Sunday, February 28, 2010

Drone Syndrome – Part 2

The new arms race has already gathered momentum. Thirty to forty other countries around the world have begun to build, buy and deploy unmanned aerial vehicles (UAVs), 

They’re showing up at international weapons expos and air shows. Countries ranging from Iran to China to Israel are showing off their new UAVs. The fact that Lebanon's Hizbullah is already using unmanned spy planes armed with cameras to spy on Israel means they're already in the hands of at least one extremist group prone to terrorist attacks.

We’re in for a rude shock if we if we think we’re the only ones with the ability to use armed UAVs to attack another country. Remember ten years ago when we couldn’t even imagine terrorists using commercial aircraft as weapons against us? 

This new technology presents a real threat to the United States and its allies. The future holds a world in which foreign robotics will equal or even surpass our own—a world where terrorist organizations can purchase UAVs capable of delivering deadly explosives into the countries of their enemies.

Most of this technology is commercially available right now. It’s only a matter of time before UAVs fall into the wrong hands, giving even small regional terrorist groups the capability to wage war without casualties. All it will take is money.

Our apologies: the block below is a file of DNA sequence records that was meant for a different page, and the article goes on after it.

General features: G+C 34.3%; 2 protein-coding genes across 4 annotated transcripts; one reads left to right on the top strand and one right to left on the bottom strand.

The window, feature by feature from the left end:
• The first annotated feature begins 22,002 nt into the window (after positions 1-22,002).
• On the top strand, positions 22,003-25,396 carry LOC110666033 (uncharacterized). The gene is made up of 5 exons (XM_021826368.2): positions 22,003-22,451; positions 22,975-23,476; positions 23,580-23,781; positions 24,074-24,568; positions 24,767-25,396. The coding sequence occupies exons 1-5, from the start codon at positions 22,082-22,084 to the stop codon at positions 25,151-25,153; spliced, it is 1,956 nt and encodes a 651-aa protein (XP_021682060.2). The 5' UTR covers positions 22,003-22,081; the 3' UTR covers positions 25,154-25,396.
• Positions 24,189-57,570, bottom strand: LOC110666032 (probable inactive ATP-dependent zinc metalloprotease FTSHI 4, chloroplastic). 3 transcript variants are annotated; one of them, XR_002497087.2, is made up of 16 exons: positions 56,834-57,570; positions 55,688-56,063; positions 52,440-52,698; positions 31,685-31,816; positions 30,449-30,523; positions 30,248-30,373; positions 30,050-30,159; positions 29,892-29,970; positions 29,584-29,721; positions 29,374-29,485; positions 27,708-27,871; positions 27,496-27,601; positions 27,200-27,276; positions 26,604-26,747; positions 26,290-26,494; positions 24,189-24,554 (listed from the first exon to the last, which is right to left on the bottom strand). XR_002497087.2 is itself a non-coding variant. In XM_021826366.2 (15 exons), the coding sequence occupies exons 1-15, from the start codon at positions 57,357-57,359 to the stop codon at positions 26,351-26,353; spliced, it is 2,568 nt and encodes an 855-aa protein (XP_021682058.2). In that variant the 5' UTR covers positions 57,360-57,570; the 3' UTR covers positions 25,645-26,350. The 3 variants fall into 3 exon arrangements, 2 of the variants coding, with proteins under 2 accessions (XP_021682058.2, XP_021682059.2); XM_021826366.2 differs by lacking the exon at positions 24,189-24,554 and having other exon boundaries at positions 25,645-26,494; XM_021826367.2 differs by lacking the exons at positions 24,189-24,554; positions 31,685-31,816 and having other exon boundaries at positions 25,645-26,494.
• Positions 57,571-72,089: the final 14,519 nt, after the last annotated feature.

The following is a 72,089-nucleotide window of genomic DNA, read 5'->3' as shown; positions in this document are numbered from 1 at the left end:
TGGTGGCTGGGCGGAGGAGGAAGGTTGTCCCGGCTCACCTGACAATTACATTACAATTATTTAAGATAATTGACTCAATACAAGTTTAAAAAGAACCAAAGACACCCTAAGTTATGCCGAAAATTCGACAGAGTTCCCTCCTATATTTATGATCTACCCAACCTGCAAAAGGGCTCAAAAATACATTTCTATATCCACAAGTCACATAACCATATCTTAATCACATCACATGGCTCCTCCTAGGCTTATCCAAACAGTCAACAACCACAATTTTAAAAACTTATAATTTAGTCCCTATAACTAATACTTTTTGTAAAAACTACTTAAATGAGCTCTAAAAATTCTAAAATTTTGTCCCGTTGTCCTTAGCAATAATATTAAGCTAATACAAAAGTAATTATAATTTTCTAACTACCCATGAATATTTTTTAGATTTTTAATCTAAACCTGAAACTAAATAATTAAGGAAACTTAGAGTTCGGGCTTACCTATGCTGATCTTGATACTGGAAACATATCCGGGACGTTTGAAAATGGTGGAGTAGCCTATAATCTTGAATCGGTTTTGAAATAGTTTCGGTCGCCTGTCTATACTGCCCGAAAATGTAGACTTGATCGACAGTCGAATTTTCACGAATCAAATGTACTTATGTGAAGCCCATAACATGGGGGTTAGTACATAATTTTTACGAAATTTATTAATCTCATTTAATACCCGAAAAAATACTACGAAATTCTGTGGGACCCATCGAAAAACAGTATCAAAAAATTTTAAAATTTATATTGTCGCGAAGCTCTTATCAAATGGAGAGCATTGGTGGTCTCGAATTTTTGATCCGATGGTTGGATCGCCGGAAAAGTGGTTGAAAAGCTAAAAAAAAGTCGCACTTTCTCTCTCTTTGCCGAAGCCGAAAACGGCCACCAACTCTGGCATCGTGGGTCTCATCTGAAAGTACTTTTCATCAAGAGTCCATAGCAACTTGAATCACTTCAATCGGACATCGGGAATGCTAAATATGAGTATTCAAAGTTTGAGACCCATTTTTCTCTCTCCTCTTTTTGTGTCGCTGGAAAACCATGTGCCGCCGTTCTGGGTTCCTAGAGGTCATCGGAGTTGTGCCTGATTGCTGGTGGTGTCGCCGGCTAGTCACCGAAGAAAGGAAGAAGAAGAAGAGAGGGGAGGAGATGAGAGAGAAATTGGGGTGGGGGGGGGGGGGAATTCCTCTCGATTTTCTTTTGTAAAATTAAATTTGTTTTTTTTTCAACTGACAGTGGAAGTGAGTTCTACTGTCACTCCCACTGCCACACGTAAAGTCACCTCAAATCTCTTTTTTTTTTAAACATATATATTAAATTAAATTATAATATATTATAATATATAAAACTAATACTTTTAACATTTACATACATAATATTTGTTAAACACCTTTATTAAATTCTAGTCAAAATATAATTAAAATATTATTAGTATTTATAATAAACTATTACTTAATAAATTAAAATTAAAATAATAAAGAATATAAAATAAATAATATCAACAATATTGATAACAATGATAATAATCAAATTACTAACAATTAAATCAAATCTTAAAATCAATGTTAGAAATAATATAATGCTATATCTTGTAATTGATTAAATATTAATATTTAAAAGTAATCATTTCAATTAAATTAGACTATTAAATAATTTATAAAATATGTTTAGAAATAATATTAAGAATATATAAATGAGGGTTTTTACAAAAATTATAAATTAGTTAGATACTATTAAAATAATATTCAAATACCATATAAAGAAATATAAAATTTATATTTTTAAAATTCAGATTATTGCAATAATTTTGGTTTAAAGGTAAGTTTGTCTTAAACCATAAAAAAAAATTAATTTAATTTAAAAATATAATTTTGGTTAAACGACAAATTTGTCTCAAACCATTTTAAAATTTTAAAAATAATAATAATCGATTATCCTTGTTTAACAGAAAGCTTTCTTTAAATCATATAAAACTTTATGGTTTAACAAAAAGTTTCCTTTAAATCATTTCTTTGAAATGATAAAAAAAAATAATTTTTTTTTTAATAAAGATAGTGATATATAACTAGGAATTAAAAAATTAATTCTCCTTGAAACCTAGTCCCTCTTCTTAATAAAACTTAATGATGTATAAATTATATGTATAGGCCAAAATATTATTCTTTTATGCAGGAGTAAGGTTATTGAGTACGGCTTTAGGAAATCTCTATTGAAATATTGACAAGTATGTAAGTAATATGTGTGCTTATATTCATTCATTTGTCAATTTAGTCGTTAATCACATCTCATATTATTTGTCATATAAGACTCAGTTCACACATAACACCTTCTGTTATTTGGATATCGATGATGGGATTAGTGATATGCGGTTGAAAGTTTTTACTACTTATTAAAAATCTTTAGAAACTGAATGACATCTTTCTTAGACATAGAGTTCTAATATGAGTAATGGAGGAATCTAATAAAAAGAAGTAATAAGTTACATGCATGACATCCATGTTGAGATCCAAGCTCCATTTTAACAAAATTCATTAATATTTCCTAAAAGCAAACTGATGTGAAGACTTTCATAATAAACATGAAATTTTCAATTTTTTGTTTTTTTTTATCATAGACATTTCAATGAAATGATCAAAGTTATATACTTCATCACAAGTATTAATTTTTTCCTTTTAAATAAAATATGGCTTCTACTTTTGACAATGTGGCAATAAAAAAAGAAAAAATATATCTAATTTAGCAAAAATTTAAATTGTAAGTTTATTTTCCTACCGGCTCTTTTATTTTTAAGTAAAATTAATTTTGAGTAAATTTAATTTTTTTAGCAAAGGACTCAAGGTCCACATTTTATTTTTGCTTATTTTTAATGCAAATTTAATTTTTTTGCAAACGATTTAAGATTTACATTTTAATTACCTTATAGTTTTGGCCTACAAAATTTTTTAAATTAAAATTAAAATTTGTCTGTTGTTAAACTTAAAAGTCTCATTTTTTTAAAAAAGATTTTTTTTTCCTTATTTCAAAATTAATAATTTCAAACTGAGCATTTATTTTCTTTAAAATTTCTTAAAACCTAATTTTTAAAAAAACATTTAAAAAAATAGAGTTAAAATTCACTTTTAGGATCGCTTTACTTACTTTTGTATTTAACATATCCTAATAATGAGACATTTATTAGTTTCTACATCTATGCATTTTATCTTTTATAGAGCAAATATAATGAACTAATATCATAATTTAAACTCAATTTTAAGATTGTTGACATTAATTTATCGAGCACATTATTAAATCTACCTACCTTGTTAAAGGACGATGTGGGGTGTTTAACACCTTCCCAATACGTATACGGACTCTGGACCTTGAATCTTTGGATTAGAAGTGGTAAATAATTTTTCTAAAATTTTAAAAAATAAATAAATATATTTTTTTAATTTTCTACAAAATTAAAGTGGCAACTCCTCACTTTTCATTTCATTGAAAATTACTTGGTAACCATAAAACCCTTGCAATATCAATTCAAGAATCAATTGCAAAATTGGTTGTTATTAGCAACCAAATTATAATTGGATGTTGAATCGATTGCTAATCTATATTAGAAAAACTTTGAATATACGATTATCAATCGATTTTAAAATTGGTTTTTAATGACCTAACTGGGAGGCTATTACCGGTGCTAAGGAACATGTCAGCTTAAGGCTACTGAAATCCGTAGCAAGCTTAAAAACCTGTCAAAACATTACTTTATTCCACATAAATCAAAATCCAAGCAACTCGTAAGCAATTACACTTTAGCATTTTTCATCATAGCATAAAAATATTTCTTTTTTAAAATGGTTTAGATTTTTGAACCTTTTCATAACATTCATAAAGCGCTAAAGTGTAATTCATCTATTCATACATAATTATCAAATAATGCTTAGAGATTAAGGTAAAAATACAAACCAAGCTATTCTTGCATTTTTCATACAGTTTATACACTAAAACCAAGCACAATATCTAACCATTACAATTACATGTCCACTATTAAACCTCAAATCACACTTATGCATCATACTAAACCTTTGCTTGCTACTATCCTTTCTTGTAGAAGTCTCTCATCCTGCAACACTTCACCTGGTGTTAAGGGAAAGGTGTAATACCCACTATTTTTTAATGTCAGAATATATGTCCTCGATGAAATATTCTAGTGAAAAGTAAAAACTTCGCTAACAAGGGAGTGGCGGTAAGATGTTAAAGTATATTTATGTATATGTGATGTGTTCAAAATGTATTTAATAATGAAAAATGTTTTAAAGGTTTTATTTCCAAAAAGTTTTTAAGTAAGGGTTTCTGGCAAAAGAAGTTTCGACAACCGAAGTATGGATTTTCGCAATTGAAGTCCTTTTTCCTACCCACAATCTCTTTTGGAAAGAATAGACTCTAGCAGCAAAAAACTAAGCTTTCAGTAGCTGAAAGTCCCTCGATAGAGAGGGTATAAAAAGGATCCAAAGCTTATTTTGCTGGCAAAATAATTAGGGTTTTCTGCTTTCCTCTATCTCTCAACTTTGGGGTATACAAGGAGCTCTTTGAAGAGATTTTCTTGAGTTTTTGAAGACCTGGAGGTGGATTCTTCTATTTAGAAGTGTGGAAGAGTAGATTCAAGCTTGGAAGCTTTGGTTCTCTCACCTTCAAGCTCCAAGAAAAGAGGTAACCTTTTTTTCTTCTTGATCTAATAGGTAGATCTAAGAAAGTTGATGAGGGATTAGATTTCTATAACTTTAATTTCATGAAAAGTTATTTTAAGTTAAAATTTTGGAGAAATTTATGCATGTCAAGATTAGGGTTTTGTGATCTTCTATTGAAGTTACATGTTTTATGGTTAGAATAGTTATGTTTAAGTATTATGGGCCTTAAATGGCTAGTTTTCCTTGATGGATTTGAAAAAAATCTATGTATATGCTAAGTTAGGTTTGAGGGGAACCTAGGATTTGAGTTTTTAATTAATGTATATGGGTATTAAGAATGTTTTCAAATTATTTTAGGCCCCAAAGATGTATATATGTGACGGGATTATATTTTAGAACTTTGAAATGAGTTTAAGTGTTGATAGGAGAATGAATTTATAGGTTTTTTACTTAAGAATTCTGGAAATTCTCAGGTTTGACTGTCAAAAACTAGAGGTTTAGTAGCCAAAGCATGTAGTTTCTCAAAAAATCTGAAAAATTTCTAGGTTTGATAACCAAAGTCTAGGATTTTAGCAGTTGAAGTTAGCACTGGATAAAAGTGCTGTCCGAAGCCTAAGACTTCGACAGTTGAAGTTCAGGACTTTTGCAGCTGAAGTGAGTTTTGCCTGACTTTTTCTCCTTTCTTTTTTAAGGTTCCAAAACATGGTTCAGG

This is the beginning of the biggest change in military strategy and capability since the invention of the airplane. That technology was available to our enemies within ten years after the Wright Brothers flight at Kitty Hawk. With today’s communication and computer technology, sophisticated UAV technology will be available to our enemies in less than half that time.

They may not have the satellite or supercomputer capability to control their UAVs from the other side of the world, but they don’t need it. The technology that agri-business uses for unmanned crop dusting is commercially available. These same drones could be easily and inexpensively converted to carry explosive warheads or disperse chemical or biological weapons. 

Those of us old enough to remember the need for air defense strategies in the mid-twentieth Century, may live to see that need reborn. The proliferation of this relatively inexpensive yet extremely deadly technology harks the birth of still another arms race—anti-UAV weapons.

These UAVs can be very small and made from hard-to-detect materials. They can use low heat-producing propulsion systems. They can fly at very slow speeds at very low altitudes. This will make them very hard to detect by radar and for heat seeking missiles or jet aircraft to destroy.

Given our government’s proclivity to enter into unprovoked, imperialistic wars and the resources it will take to stay ahead in this new arms race, it looks like any hope of lower taxes and a peace dividend have evaporated. 

Probably for good.

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